What we do and why we do it

Older male wheelchair user being assisted by female. Both are smilingWe are the UK’s leading charity supporting disabled people. We work for a society in which every person is equally valued. We believe that disabled people should have the freedom to live their lives the way they choose — to live independently, contribute economically, and participate fully in society.

Many people already know that we provide housing with care. But we also support disabled people into education and jobs, encouraging them to develop their skills and learn new ones through volunteering.

And we offer short breaks for disabled people and their families. In all of our services, we work with different individuals in different ways, depending on what they want from life.

We also campaign on issues that are important to disabled people — from improving the provision of care and support to making transport more accessible. We challenge ignorance and unfairness about disability wherever we find it, to change society for the better.

Our dedicated disability research centre at University College London provides evidence and data, giving us the tools we need to shape policy, change attitudes and put disability at the heart of the global development agenda. We work directly in 13 countries across Africa and Asia, and we’re also part of the Leonard Cheshire Global Alliance, supporting disabled people in 54 countries.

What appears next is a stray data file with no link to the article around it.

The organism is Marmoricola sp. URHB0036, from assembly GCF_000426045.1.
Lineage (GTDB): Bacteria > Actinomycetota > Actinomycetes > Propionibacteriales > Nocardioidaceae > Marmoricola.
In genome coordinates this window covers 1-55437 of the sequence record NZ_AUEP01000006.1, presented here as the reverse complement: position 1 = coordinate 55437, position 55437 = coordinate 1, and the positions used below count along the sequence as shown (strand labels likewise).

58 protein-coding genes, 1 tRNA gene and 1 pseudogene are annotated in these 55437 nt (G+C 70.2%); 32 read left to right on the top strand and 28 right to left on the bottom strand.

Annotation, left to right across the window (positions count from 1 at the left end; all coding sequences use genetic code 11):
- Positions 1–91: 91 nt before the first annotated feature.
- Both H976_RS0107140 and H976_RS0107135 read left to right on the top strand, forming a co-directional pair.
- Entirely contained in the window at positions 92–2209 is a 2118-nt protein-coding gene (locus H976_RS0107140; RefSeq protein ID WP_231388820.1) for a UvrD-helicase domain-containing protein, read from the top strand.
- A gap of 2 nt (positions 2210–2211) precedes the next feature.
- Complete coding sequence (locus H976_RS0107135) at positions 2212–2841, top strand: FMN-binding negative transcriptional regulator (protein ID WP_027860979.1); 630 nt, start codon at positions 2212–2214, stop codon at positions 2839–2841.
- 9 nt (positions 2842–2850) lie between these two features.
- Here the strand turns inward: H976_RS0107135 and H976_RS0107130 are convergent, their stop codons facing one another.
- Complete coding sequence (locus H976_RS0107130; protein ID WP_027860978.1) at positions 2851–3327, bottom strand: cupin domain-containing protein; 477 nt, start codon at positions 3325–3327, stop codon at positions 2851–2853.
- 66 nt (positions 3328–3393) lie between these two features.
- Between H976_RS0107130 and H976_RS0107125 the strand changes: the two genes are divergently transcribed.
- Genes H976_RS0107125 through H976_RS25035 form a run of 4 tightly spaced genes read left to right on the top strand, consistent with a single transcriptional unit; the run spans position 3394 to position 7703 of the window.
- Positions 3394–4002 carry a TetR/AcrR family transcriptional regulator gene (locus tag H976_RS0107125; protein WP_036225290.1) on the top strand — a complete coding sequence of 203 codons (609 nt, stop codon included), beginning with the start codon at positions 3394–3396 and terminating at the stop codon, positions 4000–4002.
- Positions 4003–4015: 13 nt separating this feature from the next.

Over 65 years ago, our founder’s vision was centred on the essential unity of ‘the human family’ with a belief in the power of individuals to create a more liveable world. That ambition lives on today.

Key facts and figures

  • Staff member and wheelchair user outside one of our servicesAcross all of the UK, we offer over 200 services providing the full range of support that disabled people need to live well.
  • We run 50 employment and volunteering programmes for disabled people.
  • We directly supported over 6,700 disabled people in the UK.
  • Over 13,000 disabled people in 13 other countries benefited from our employment and education projects.
  • 4,000 volunteers helped disabled people to take part in social and leisure activities, from cinema trips to sports events, and learn new skills.
  • We have 7,100 staff, of whom almost 90% provide direct support to disabled people.